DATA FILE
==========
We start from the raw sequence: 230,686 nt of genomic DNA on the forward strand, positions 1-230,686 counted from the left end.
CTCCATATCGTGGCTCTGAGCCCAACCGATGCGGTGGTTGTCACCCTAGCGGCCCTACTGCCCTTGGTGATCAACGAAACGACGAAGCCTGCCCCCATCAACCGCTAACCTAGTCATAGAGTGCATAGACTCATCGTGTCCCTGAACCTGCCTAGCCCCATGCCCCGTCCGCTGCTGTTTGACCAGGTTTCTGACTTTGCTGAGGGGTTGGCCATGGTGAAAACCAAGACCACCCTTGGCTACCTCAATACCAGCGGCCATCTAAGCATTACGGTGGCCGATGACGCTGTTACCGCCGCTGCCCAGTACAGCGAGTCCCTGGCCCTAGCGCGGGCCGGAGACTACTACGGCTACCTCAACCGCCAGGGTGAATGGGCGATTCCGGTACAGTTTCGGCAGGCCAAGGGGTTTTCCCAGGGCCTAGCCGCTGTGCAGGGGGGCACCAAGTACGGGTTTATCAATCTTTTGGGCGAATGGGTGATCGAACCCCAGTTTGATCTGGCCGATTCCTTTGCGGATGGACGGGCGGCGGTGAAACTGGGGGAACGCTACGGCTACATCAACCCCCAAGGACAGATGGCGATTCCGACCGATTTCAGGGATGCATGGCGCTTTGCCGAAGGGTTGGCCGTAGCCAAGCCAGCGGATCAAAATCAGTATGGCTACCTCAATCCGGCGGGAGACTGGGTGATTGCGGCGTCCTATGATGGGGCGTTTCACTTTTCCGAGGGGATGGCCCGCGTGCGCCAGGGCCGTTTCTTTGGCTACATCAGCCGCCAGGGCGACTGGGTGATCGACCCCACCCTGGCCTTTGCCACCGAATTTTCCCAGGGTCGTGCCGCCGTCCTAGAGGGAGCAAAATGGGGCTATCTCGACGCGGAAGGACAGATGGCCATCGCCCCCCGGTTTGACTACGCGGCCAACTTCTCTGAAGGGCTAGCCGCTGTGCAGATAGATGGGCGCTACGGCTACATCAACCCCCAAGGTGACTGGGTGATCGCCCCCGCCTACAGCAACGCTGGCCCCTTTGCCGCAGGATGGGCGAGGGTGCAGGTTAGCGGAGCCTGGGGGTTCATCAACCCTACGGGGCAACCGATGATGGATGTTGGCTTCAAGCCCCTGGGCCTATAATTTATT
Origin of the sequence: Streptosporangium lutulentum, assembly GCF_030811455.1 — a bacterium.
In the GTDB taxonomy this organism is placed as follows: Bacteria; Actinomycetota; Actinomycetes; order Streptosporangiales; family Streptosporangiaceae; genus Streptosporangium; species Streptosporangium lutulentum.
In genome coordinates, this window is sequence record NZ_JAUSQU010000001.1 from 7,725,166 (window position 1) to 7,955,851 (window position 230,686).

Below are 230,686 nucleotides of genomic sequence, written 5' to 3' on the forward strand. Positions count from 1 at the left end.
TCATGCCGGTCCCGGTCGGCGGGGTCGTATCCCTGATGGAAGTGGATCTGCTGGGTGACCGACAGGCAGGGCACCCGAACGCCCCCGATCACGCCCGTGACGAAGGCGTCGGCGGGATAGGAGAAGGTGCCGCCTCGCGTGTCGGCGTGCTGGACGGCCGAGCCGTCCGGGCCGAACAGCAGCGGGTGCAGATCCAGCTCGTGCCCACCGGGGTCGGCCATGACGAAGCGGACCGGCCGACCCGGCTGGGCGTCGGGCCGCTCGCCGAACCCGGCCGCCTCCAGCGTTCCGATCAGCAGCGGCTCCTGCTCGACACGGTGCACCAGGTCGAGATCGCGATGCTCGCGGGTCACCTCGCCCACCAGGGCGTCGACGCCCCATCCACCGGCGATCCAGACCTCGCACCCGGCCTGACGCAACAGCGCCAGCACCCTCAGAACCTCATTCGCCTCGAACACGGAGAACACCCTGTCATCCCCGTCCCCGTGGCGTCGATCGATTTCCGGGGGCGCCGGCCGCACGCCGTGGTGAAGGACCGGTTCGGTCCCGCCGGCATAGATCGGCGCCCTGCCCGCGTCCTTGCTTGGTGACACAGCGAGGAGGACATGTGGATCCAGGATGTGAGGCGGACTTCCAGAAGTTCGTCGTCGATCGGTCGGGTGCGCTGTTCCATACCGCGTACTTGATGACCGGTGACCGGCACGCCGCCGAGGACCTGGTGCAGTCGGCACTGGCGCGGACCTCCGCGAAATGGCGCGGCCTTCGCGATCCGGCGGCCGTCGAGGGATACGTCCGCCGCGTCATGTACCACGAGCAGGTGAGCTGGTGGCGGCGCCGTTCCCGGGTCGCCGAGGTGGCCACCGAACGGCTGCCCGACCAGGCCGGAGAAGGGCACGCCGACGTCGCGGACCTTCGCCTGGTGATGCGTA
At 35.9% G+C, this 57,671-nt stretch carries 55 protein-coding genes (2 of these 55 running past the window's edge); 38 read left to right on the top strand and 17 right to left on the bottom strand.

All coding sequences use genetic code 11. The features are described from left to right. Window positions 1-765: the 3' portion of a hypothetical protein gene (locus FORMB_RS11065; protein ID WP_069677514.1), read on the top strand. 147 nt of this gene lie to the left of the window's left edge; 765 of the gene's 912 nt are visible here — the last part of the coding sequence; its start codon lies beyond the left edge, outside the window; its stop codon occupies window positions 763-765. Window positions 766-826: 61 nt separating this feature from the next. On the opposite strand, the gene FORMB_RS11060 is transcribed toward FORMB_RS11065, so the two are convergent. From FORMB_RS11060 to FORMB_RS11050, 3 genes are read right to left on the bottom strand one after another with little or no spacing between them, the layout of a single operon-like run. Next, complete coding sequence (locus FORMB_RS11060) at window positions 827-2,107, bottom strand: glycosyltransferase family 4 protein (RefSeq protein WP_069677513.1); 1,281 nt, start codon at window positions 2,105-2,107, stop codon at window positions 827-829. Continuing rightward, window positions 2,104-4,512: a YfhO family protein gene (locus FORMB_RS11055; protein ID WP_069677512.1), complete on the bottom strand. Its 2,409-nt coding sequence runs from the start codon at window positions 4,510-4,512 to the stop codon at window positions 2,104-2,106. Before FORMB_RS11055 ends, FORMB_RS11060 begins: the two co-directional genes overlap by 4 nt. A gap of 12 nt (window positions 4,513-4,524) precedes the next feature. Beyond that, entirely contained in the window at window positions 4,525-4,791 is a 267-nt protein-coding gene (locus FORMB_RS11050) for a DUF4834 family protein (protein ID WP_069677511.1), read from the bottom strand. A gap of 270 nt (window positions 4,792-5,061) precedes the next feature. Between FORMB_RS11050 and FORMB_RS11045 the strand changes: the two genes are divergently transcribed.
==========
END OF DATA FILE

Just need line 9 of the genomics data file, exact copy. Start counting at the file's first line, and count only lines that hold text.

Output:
All coding sequences use genetic code 11. The features are described from left to right. Window positions 1-765: the 3' portion of a hypothetical protein gene (locus FORMB_RS11065; protein ID WP_069677514.1), read on the top strand. 147 nt of this gene lie to the left of the window's left edge; 765 of the gene's 912 nt are visible here — the last part of the coding sequence; its start codon lies beyond the left edge, outside the window; its stop codon occupies window positions 763-765. Window positions 766-826: 61 nt separating this feature from the next. On the opposite strand, the gene FORMB_RS11060 is transcribed toward FORMB_RS11065, so the two are convergent. From FORMB_RS11060 to FORMB_RS11050, 3 genes are read right to left on the bottom strand one after another with little or no spacing between them, the layout of a single operon-like run. Next, complete coding sequence (locus FORMB_RS11060) at window positions 827-2,107, bottom strand: glycosyltransferase family 4 protein (RefSeq protein WP_069677513.1); 1,281 nt, start codon at window positions 2,105-2,107, stop codon at window positions 827-829. Continuing rightward, window positions 2,104-4,512: a YfhO family protein gene (locus FORMB_RS11055; protein ID WP_069677512.1), complete on the bottom strand. Its 2,409-nt coding sequence runs from the start codon at window positions 4,510-4,512 to the stop codon at window positions 2,104-2,106. Before FORMB_RS11055 ends, FORMB_RS11060 begins: the two co-directional genes overlap by 4 nt. A gap of 12 nt (window positions 4,513-4,524) precedes the next feature. Beyond that, entirely contained in the window at window positions 4,525-4,791 is a 267-nt protein-coding gene (locus FORMB_RS11050) for a DUF4834 family protein (protein ID WP_069677511.1), read from the bottom strand. A gap of 270 nt (window positions 4,792-5,061) precedes the next feature. Between FORMB_RS11050 and FORMB_RS11045 the strand changes: the two genes are divergently transcribed.